Philosophy against Misosophy


John W. Addison


Essays by Me

Essays by Others


Bertrand Russell

Bertrand Arthur William Russell



The Daily Princetonian [Princeton University], Friday, November 11, 1950, p. 1, col. 1.  Addison, now Professor Emeritus of Mathematics, University of California at Berkeley, is a member of Princeton University’s Class of 1951.  In an interview, Albert Tucker, Addison’s advisor, recalls how his protégé declared mathematics as his major “in despera-tion” (to avoid a cumulative fine imposed on late declarers), but soon after came under the spell of mathematician and logician (and devout Presby-terian) Alonzo Church, eventually marrying his daughter.  I post this story for its historical and human interest only, not in any way to express interest in the “hypothesis” that Russell offered.

Anthony Flood

March 2, 2013



Russell Explains Mind and Matter Are Same Thing

John W. Addison, Jr.


Speaking only a few hours after the announce-ment that he had been awarded the 1950 Nobel Prize in literature, the great philosopher Bertrand Russell last night celebrated the high honor with a brief presentation of his theory of neutral monism before a record overflow crowd of 800 in McCosh 50.

With a clarity of style and a sparkling humor uncharacteristic of most great men invited to lecture at Princeton, the 78-year-old British earl gave in his 55-minute talk one resolution of a problem that has puzzled the philosophers of all time—whether matter is dependent on mind or mind on matter.  His answer was simple—mind and matter are actually almost the same thing, so there isn’t any real problem after all.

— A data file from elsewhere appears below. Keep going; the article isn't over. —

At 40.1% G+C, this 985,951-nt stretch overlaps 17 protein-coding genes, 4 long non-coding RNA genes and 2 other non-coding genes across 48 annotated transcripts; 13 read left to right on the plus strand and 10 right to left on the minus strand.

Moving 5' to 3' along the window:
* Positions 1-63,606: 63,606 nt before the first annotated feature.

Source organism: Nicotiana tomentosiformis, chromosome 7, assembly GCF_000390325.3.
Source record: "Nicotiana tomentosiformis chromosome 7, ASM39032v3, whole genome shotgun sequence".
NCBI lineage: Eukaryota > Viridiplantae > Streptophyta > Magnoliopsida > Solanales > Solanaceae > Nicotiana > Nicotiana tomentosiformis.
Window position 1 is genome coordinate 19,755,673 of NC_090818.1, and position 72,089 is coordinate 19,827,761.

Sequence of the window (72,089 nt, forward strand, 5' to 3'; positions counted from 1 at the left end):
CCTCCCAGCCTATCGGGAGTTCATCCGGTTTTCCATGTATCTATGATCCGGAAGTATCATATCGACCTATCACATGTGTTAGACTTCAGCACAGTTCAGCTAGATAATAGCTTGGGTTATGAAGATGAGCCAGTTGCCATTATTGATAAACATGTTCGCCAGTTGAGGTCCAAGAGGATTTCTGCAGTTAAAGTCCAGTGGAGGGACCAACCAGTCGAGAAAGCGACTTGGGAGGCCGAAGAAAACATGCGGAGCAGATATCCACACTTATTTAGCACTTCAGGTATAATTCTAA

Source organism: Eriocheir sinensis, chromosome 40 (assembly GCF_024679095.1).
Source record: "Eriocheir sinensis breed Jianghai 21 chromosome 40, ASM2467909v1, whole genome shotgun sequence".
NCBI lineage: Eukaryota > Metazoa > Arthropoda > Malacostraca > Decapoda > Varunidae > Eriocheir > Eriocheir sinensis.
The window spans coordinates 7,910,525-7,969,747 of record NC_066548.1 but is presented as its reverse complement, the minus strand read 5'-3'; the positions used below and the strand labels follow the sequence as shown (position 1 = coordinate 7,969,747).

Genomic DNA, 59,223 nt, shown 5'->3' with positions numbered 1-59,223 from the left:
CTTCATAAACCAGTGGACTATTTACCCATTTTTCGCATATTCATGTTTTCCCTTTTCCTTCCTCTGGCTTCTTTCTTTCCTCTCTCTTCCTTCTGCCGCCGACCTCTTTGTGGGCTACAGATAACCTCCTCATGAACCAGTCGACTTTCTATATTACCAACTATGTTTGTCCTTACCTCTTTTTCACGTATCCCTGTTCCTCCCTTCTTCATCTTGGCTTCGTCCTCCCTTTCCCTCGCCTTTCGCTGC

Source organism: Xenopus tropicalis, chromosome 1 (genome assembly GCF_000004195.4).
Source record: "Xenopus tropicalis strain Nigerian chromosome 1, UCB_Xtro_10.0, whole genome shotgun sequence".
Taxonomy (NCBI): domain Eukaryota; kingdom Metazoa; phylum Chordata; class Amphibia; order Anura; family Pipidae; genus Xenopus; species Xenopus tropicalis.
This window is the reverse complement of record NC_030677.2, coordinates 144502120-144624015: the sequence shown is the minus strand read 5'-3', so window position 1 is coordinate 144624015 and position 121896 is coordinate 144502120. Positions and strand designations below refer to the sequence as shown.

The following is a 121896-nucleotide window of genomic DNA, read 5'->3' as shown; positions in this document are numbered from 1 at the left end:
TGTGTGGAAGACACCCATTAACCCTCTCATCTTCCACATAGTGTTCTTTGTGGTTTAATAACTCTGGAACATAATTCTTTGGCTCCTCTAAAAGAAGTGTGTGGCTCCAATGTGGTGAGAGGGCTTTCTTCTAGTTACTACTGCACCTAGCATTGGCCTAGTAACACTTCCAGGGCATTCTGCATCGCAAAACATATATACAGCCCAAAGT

An audience that fought for seats 15 minutes before the speech began and which included Albert Einstein among many intellectual dignitaries, stood up in a powerful gesture of applause when Professor Robert M. Scoon, chairman of the Department of Philosophy, announced that Lord Russell had just been awarded the Nobel Prize. Grey-haired but very sprightly, Russell nodded his thanks and gestured to Einstein when he recognized him among the crowd.

Russell first explained the classical problem behind his topic of “Mind and Matter,” and then offered his hypothesis that mind and matter both are series of events, and that the only difference between them lies in the arrangement of the events within the series.

Starting with an analysis of the famous statement of Descartes, who by the end of the evening was seemingly utterly disintegrated, that “I think,-therefore I am,” Russell noted that “it would be indeed difficult to pack so many profound errors into another statement of so few words.”

Russell explained that whereas we can know of matter only as the “somewhat uncertain relation of events which lead from a hypothetical maze of quantum transitions, through energy releases, to an effect on the optic nerves, it would certainly be presumptuous to say that the mind was something entirely different.”  In fact, he suspects that the brain and the mind are actually both groupings of the same events, with a different arrangement being given depending on whether you are looking at the matter through the laws of physics or those of psychology.